Sarkisian Discusses Karabakh, Turkey

YEREVAN (ArmRadio)–Armenian President Serzh Sarkisian sough to make the case for what many believe to be a failed foreign policy in a recent interview with a Ukranian Profile Magazine, where he touts the benefits of normalizing relations with Turkey and attempts to rationalize his administration’s approach to the Karabakh peace process, Armenian Public Radio reported Friday.

In the interview, presented by ArmRadio in translated excerpts, Sarkisian argues that normalizing relations with Turkey was “A civilized response” in “the contemporary world” to an unrepentant neighbor that “committed genocide” against the Armenians, “denied it for a hundred years,” and “took away our territories of vital importance.”

Sarkisian said that “cooperation without preconditions,” and the establishment of diplomatic relations, and open borders, was among “the most difficult steps” in his life, but will ultimately “benefit not only Turkey and Armenia, but also Georgia, Azerbaijan, and the region, as a whole.”

He brushed aside criticism of his conciliatory policy toward Turkey by many in Armenia and its large international Diaspora and argued that it would be futile to “wait until Turks themselves acknowledge the genocide” before resuming relations.

“Our people are emotional, every Armenian family was affected in those years. I know people who sometimes go out to the streets to express their protest against the policy of reconciliation with Turkey with unflattering words,” he said. “But I am glad that at last our people understood this idea. Now, I think very few people are left who believe that we were wrong.”

Sarkisian’s initiative was met with fierce opposition throughout the Diaspora. Late last year the Armenian leader attempted a world-wind tour of Armenian communities to placate concerns but was greeted in every community by thousands of protesters. His policies received a similarly cold treatment in Armenia, where tens of thousands of people marched the streets of Yerevan to demand an end to the President’s failing Turkish-Armenian protocols. Opposition to the protocols stemmed mainly from the dangerous position it placed Armenia vis-a-vis Turkey, endangering the independence of the Karabakh Republic and threatening to sacrifice rights to historic territories and justice for the Genocide.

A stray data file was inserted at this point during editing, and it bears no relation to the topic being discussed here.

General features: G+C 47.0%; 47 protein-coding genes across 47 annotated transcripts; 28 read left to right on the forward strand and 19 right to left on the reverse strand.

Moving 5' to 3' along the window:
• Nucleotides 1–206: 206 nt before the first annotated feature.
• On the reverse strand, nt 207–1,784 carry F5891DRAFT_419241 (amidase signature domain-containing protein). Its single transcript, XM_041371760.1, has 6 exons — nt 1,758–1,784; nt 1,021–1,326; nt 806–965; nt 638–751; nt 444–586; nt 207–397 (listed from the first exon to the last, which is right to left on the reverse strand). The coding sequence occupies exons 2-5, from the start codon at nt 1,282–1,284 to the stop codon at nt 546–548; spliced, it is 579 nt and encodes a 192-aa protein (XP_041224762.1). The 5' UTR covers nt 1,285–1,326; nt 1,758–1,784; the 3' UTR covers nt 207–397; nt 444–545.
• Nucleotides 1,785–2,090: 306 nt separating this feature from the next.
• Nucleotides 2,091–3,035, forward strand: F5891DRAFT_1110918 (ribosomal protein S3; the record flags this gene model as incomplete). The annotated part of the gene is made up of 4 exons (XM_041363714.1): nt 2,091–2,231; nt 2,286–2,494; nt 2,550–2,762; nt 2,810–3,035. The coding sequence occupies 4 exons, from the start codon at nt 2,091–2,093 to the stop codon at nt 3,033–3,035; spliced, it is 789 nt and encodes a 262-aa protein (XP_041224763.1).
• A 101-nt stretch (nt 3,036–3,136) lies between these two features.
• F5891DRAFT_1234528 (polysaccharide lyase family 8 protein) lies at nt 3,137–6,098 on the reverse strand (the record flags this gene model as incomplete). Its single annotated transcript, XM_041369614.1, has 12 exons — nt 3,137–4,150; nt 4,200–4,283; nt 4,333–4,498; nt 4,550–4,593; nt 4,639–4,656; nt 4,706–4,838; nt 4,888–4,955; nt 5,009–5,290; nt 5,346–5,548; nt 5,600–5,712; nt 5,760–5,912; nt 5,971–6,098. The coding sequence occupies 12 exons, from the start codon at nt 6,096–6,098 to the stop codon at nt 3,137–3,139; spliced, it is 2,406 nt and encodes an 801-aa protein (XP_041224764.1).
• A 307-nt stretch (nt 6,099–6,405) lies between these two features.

Despite that, Sarkisian claimed his “initiative was dictated by a sober mind” and did not “contradict our national interests.”

“The desire to establish relations with Turkey without preconditions,” he continued, “does not mean that we abandon the process of international recognition of genocide, or go to some concessions.”

He said that every way conceivable had been tried to “make Turkey recognize the Genocide,” except reconciliation. “Once we started this process, unexpected things started [to happen] in Turkish society–young people started speaking about the Genocide,” he added.

“Of course, our relationship did not normalize this time. We signed the famous bilateral protocols but the Turkish side refused to ratify them in the parliament,” he said. “Now we are waiting for a political force or leaders to appear in Turkey who would be willing to show political will.”

Sarkisian also discussed the Nagorno-Karabakh Conflict and Azerbaijan’s efforts to influence Armenia through Turkey. “You know, I do not think the circle is closed, after all, negotiations are continuing. Yes, they are very difficult, but any bad peace is better than war. If there are talks, there is the possibility to achieve the final results,” he said.

“Armenia’s position–I am referring to Armenia and Nagorno-Karabakh, is very simple. It is based on the rule of law, international law,” he added, explaining the history of the Karabakh conflict dating back to the forced transfer of Karabakh to Azeri rule by the Communist Party.

“In 1988, a movement started in Karabakh, and then by a referendum, Nagorno-Karabakh gained unilateral independence,” Sarkisian said, legitimizing that referendum by pointing to a recent decision by the The Hague Court to recognize Kosovo’s deceleration of Independence as internationally legal.

He said this decision is why the OSCE Ministerial Summit in Almaty this year made it clear that the three principles on which Armenia and Azerbaijan negotiate–the non-use of force or the threat of force, territorial integrity, and right of peoples to self-determination–are equal.

“We hope that we eventually come to a final just solution,” Sarkisian said. “If we proceeded from the fact that there is no solution, for us, and especially for the people of Nagorno-Karabakh, it would be very hard to live.”

Sarkisian also commented on Armenia’s relationship with Russia and, in particular, a recently signed defense pact between the two countries ostensibly committing Moscow to guarantee the security of Armenia.